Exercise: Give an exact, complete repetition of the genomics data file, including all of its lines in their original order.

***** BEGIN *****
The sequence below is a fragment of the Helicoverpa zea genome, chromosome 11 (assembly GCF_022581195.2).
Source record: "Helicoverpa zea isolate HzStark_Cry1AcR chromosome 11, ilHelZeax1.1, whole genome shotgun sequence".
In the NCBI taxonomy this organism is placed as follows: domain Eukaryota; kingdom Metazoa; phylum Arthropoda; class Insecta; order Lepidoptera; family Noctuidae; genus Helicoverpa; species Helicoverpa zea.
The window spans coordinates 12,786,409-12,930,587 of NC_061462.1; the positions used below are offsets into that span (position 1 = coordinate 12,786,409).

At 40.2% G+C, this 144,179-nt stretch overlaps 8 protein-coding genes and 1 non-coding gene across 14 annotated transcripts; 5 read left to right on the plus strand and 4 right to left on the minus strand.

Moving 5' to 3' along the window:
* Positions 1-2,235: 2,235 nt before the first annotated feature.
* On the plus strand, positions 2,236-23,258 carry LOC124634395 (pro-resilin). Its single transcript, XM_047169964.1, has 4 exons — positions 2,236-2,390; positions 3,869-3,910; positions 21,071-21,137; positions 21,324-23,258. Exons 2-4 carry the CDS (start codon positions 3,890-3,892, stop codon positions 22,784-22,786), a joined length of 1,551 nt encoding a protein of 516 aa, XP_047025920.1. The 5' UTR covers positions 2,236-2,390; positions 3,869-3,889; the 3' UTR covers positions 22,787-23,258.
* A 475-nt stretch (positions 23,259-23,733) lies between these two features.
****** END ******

The sequence below is a fragment of the Helicoverpa zea genome, chromosome 11 (assembly GCF_022581195.2).
Source record: "Helicoverpa zea isolate HzStark_Cry1AcR chromosome 11, ilHelZeax1.1, whole genome shotgun sequence".
In the NCBI taxonomy this organism is placed as follows: domain Eukaryota; kingdom Metazoa; phylum Arthropoda; class Insecta; order Lepidoptera; family Noctuidae; genus Helicoverpa; species Helicoverpa zea.
The window spans coordinates 12,786,409-12,930,587 of NC_061462.1; the positions used below are offsets into that span (position 1 = coordinate 12,786,409).

At 40.2% G+C, this 144,179-nt stretch overlaps 8 protein-coding genes and 1 non-coding gene across 14 annotated transcripts; 5 read left to right on the plus strand and 4 right to left on the minus strand.

Moving 5' to 3' along the window:
* Positions 1-2,235: 2,235 nt before the first annotated feature.
* On the plus strand, positions 2,236-23,258 carry LOC124634395 (pro-resilin). Its single transcript, XM_047169964.1, has 4 exons — positions 2,236-2,390; positions 3,869-3,910; positions 21,071-21,137; positions 21,324-23,258. Exons 2-4 carry the CDS (start codon positions 3,890-3,892, stop codon positions 22,784-22,786), a joined length of 1,551 nt encoding a protein of 516 aa, XP_047025920.1. The 5' UTR covers positions 2,236-2,390; positions 3,869-3,889; the 3' UTR covers positions 22,787-23,258.
* A 475-nt stretch (positions 23,259-23,733) lies between these two features.